“Not as bad as it sounds” was Mark Twain’s witty take on Wagner’s music. But for modern audiences, the problem is not so much the music in all its heavenly length as the dramas, which reflect Wagner’s personal cosmology. His Antisemitism aside, his operas mix elements of Christianity, pagan magic, medieval mythology, and German nationalism into a brew that exalts ideas that are often repugnant to operagoers who aren’t longtime Wagnerites. To stalwarts, the problem is how to keep them fresh.
How are we to experience Wagner operas in today’s world? Apologists such as Father Owen Lee, sorting through the operas’ themes and Jungian archetypes, found shreds of humanism that were hardly there. But we can’t just sit back and listen; as Wagner himself insisted, the music exists only as an embodiment and projection of the drama. Yet these are the music dramas changed art history. Contemporary accounts relate how the opening bars of Tristan und Isolde caused listeners to faint in terror before the curtain rose. This was the famous “Tristan chord,” actually a progression that hangs in the air, unresolved and ambiguous, expressing inchoate longing as nothing in art ever had before. If Wagner could venture so deeply into thoughts and feelings (his own), rejecting the world of external reality, was anything off-limits to the artist?
The Metropolitan Opera — by most measures America’s largest performing arts organization, with an annual budget of over $300 million — was founded in 1883, the year of Wagner’s death. Through the middle of the 20th Century, the Met was a bastion of traditional Wagner productions, with naturalistic set designs and starry casts including Traubel, Melchior, Flagstad, and Nilsson. In the 1980s, it rounded out this lineage with a complete Ring cycle directed by Otto Schenck with set designs by Günther Schneider-Siemssen and musical direction by James Levine. It delighted Wagner enthusiasts, many of whom attended like Wagnerian Trekkies, dressed as their favorite Ring characters.
But opera cannot stand still — not even for Wagner. By the 1990s, Joseph Volpe, who had risen through the ranks to become the Met’s battle-hardened general director, knew that Wagner symbolized the Met’s conservatism at a time when European productions were increasingly experimental. His new productions discomfited Wagner diehards by turning Isolde and Tristan into game-pieces on a giant chessboard, and by stranding Elsa and Lohengrin on a severely abstracted stage set of glowing white and blue that was compared to a giant electric Rothko. Diehard Wagnerites booed this Lohengrin’s avant-garde director, Robert Wilson. Yet few directors have been more attentive to Wagner’s music than Wilson, who precisely calibrated his stage movements to the opera’s score. More recently, during the Peter Gelb era, the Met has given us Robert Lepage’s highly abstracted, mechanized Ring, and François Girard’s integrated visions of Parsifal and Lohengrin.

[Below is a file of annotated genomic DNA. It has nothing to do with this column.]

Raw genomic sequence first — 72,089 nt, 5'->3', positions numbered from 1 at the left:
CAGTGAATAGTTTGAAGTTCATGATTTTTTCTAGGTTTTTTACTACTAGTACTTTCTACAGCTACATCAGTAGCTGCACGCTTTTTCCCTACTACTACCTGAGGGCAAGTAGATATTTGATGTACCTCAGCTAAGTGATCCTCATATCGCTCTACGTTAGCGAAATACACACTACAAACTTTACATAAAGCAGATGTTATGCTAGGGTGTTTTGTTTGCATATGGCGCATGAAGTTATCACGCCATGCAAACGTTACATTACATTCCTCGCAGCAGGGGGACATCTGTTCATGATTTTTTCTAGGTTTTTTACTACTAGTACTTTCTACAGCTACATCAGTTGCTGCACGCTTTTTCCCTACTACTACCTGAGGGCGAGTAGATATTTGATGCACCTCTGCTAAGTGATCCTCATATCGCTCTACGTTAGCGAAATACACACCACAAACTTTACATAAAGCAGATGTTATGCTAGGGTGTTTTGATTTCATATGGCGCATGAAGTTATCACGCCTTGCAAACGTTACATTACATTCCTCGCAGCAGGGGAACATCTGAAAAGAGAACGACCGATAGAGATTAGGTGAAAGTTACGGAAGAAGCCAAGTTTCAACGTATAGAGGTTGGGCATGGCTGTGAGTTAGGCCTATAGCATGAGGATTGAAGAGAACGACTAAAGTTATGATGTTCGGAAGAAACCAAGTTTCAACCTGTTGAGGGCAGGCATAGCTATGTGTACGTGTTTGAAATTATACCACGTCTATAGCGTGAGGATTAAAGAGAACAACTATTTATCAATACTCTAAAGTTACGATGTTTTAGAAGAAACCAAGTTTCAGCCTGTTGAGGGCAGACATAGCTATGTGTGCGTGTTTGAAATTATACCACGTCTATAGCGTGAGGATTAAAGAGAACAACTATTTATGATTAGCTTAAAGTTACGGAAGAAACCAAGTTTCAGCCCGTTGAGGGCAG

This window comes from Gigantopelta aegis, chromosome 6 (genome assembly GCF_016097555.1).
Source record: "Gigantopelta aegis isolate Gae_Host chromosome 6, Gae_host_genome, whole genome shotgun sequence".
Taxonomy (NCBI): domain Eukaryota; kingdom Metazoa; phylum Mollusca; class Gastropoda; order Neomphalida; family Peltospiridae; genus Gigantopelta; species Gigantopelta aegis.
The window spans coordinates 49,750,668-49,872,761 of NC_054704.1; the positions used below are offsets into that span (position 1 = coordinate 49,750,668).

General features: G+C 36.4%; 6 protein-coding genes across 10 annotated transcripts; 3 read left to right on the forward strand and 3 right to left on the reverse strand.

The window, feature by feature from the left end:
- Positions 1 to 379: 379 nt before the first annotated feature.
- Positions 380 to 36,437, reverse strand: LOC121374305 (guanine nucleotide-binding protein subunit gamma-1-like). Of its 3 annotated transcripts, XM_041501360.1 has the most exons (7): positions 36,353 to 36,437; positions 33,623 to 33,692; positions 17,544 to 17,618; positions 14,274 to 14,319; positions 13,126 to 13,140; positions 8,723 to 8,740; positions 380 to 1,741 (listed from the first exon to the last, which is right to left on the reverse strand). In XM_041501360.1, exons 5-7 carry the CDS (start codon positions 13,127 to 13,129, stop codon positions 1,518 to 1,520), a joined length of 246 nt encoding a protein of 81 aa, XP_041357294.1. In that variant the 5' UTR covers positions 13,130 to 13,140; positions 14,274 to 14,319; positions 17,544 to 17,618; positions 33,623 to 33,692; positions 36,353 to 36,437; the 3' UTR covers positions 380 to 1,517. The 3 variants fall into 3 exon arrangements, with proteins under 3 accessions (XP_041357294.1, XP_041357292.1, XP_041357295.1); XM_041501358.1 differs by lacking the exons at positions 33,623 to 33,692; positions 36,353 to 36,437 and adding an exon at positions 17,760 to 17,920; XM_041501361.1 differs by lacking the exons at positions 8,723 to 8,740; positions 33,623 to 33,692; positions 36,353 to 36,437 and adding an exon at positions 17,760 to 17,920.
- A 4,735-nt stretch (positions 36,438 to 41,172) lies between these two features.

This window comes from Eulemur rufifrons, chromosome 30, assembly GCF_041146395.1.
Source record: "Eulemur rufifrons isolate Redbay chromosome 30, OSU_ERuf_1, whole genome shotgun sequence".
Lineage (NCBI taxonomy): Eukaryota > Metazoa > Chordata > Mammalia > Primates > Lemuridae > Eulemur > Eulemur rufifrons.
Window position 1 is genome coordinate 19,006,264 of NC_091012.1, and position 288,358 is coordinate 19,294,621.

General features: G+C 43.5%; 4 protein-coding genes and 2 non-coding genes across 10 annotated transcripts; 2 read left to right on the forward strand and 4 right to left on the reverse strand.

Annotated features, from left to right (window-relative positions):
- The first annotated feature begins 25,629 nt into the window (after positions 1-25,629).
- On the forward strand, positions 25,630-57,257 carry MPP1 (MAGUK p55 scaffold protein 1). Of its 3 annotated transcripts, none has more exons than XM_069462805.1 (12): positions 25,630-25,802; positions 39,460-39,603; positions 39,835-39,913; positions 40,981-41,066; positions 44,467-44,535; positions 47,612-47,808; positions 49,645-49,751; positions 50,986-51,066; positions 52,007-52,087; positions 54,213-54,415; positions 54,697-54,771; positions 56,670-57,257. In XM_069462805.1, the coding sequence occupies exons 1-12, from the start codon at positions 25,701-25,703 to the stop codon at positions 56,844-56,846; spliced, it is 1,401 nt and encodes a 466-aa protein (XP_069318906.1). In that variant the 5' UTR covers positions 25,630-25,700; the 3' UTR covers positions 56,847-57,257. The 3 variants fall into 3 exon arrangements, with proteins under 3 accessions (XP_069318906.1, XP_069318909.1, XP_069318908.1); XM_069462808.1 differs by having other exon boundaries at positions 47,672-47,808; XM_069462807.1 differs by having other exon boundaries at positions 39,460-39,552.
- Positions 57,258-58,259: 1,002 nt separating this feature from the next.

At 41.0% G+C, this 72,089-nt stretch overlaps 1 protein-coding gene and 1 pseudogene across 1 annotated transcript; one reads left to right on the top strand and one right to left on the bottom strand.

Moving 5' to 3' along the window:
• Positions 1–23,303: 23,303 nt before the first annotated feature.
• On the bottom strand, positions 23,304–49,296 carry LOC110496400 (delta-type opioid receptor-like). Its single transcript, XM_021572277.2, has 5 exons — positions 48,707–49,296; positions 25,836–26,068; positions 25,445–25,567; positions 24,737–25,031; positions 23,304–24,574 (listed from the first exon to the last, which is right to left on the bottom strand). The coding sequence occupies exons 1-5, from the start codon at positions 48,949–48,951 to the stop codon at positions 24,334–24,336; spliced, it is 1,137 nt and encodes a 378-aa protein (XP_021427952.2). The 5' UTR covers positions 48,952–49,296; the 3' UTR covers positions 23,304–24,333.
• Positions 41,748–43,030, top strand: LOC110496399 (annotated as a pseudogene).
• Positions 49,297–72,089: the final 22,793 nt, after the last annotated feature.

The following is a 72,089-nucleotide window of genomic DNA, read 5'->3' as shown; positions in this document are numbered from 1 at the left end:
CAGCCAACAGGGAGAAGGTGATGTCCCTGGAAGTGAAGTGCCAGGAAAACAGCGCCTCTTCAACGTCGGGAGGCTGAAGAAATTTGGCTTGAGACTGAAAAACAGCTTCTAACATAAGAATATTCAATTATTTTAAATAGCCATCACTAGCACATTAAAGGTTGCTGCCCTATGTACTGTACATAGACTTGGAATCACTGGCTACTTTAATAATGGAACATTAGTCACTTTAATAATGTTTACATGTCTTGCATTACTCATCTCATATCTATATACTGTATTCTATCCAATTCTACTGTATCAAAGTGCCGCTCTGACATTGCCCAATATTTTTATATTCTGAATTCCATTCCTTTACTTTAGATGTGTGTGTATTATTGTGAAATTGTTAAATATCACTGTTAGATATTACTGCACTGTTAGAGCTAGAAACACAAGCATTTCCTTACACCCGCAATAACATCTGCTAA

After the Wilson Lohengrin was retired, the costly Lepage Ring became the focus of loyalists’ ire. But if the Lepage Ring fails — and that charge is highly debatable — it is also, arguably, the kind of failure the Met desperately needs, with startling ideas and a fresh directorial approach drawn from outside the world of opera. The under-appreciated Peter Gelb, who brought Lepage to the Met, is surely accustomed to the fact that his patrons are eager to blame him and reluctant to credit him as he takes steps to build new audiences and find younger patrons.
The Santa Fe Opera, yin to the Met’s yang, is also rethinking its approach to Wagner. The company was founded in 1957, and in its first years was an obscure destination for hard-core opera fans; it became known for its productions of Richard Strauss operas and all but abjured those of Wagner until last season’s landmark Tristan und Isolde. Like the Met, the SFO has appointed a general director with far more business sense — and a firmer grip on the harsh realities of arts management — than his predecessors.
Though the SFO has an annual budget less than one-tenth of the Met’s and operates during a festival (summer) season, it has always punched far above its weight. Its record in producing major U.S. and world premieres is unmatched in American opera, giving it international standing. And it has shared productions and singers with the Met — for example, creating Cendrillon and La donna del lago on Joyce DiDonato. Soprano Tamara Wilson, who made an impressive role debut as the SFO’s Isolde, was a persuasive Elsa in the Met’s Lohengrin this year. The SFO Tristan staging was refined and understated…a good start. This year the company essays earlier Wagner: Der Fliegende Holländer. Stay tuned.